Any property that you can’t protect will be sold by the Chapter 7 bankruptcy trustee for the benefit of your creditors. By contrast, you won’t give up property in a Chapter 13 case. Instead, you’ll add the value of your nonexempt assets into your Chapter 13 plan and pay it out over three to five years.

Here is a list of commonly-used South Carolina exemptions. The statute citations, unless otherwise noted, are to the South Carolina Code of Laws.

  • Homestead exemption. Up to $59,100 in equity in a home or real estate that you use as a residence. Married couples can double the exemption, bringing it to $118,200. (§ 15-41-30(A)(1))
  • Personal property. Up to $4,725 in animals, appliances, books, clothing, crops, furniture, household goods, and musical instruments; $59,100 for a burial plot and $5,900 in cash if not using the homestead exemption; health aids; $1,175 in jewelry; personal injury and wrongful death recoveries for a person that you depended on for support (§§ 15-41-30(A)(1)-(8)); college investment program trust fund (§ 59-2-140).
  • Motor vehicle exemption. Up to $5,900 of equity in a motor vehicle. (§ 15-41-30(A)(2))
  • Tax-Exempt retirement accounts. ERISA-qualified benefits; your share of a pension plan fund (§ 5-41-30(10)(E),(14)); firefighters. (§ 9-13-230); general assembly members (§ 9-9-180); judges, solicitors (§ 9-8-190); police officers (§ 9-11-270); public employees (§ 9-1-1680). (For information about IRAs and more, see Your Retirement Account in Bankruptcy.)
  • Public benefits. General relief and aid to the elderly, blind, or disabled (§ 43-5-190); local public assistance (§ 15-41-30(A)(11)); Social Security (§ 15-41-30(A)(11)); unemployment compensation (§ 15-41-30(A)(11)); veteran’s benefits (§ 15-41-30(A)(11)); workers' compensation (§ 42-9-360).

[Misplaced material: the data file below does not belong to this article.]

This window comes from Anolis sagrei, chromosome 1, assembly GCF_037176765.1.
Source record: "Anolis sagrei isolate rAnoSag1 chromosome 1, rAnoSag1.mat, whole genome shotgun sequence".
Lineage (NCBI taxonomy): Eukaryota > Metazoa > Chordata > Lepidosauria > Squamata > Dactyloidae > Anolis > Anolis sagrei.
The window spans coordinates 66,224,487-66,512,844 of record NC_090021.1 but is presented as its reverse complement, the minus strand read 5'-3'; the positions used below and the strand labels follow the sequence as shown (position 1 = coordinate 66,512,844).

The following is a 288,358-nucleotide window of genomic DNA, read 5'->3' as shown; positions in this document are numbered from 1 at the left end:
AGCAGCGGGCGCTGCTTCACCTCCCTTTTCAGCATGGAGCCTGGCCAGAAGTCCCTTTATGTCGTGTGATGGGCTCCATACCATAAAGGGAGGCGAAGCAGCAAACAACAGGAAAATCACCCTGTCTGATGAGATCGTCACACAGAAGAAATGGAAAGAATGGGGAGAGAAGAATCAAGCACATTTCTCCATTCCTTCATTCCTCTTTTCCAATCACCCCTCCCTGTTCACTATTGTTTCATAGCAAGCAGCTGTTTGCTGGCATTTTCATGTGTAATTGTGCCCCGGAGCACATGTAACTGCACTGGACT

• Tools of trade. Up to $1,775 in tools, books, and other implements needed in your trade or profession. (§ 15-41-30(A)(6)).
  • Life insurance. Accident, disability, or illness benefits (§ 15-41-30(A)(11), § 38-63-40(D)); proceeds and cash surrender values of life insurance for the insured’s spouse, children, or dependents (not the estate and the amount is limited if the insured purchased the policy within two years of the bankruptcy filing) (§§ 38-63-40(A), 15-41-30(A)); group life insurance proceeds up to a particular amount (§ 38-63-40(A)); any life insurance or annuity benefits exempt from creditors under the contract (§ 38-63-40(B)); life insurance benefits received upon death (§ 38-63-50); fraternal benefit society benefits (§ 58-37A-18); an unmatured life insurance contract (other than a credit insurance policy); any dividend, interest or loan value of an unmatured life insurance contract up to $4,725 (§ 15-41-30(A)(8),(9)).
  • Miscellaneous. Alimony and child support (§ 15-41-30(A)(11)(d)); some partnership property (§ 33-41-720).
  • Wildcard exemption. You can use unused exemption amounts up to $5,900 for any type of property. (§ 15-41-30(A)(7))

Additional exemptions exist. Also, the amounts listed for South Carolina exemptions were adjusted for inflation in 2016 and are expected to change again on July 1, 2018. To make sure you have the most recent figures, be sure to check for any updates on the website for the South Carolina Legislature.

You’ll need additional information when filing for bankruptcy. Also, it can be difficult to file without an attorney. If you plan to do so, consider purchasing a book like How to File Chapter 7 Bankruptcy by Attorney Cara O’Neill and Albin Renauer J.D.